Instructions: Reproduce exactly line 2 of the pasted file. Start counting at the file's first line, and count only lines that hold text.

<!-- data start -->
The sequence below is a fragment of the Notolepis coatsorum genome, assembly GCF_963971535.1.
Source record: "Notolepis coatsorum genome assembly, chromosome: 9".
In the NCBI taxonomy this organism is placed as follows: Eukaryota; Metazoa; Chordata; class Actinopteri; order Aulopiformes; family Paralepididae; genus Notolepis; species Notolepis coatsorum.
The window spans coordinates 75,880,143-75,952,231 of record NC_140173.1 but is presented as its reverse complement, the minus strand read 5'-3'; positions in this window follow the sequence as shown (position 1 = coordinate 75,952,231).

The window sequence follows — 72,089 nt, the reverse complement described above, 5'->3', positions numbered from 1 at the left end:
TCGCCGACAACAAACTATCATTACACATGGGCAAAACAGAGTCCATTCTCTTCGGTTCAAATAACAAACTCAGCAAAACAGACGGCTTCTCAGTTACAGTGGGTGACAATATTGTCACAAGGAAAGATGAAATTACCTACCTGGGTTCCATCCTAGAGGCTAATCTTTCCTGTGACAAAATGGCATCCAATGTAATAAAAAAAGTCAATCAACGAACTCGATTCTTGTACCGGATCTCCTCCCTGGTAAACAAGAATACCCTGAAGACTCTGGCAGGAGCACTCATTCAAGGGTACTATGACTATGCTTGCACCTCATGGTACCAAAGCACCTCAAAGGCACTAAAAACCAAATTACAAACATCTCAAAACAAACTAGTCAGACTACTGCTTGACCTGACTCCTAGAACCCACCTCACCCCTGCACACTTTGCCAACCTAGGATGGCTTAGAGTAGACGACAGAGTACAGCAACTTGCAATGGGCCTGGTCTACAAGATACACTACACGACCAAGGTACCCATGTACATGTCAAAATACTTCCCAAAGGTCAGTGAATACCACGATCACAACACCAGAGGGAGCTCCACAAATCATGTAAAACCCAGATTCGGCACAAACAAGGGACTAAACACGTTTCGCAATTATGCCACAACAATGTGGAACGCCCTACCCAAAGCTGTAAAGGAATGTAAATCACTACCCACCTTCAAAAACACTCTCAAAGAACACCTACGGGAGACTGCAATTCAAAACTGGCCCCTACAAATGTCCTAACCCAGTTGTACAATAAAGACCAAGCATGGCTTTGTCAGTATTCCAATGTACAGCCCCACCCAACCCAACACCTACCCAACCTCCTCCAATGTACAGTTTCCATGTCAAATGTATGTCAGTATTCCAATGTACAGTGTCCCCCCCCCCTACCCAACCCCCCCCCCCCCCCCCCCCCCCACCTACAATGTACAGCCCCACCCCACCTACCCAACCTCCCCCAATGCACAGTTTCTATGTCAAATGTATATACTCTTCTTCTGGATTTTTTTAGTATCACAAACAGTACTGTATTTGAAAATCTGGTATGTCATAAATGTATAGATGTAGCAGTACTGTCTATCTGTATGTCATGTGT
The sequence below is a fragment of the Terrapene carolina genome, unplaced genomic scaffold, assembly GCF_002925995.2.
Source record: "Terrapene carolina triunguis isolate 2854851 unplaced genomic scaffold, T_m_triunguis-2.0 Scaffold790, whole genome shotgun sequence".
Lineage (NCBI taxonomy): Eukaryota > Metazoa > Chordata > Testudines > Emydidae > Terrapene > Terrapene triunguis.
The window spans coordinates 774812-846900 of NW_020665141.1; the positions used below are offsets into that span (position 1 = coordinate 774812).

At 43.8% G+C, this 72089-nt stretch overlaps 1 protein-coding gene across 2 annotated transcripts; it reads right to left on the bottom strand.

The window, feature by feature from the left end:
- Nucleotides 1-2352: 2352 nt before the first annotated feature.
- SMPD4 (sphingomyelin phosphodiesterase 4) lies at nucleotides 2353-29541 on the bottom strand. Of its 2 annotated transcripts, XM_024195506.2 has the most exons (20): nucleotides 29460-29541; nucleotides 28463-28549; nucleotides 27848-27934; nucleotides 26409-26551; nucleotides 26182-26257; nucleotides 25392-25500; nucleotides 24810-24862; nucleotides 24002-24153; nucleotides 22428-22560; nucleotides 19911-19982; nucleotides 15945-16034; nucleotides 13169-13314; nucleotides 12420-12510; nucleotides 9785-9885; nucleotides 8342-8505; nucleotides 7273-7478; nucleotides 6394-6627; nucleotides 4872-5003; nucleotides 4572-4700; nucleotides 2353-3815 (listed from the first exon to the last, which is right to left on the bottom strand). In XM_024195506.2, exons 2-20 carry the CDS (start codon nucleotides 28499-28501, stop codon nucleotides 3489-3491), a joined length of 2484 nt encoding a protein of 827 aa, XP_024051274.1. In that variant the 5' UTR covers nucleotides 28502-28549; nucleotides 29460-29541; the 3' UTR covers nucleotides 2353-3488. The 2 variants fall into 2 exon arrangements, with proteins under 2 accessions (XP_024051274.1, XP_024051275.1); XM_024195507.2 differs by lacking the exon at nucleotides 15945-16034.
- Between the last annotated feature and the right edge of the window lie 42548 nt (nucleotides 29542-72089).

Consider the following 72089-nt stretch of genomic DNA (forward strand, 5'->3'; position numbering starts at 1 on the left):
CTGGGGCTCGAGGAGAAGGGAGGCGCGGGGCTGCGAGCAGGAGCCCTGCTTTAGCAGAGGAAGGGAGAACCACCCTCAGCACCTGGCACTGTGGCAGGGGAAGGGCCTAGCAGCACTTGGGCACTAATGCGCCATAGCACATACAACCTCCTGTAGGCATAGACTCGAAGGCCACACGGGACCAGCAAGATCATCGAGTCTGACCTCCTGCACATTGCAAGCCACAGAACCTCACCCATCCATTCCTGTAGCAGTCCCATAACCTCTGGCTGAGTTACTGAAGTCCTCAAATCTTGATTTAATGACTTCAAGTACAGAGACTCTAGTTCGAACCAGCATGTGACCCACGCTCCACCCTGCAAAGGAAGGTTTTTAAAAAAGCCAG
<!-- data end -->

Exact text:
Source record: "Notolepis coatsorum genome assembly, chromosome: 9".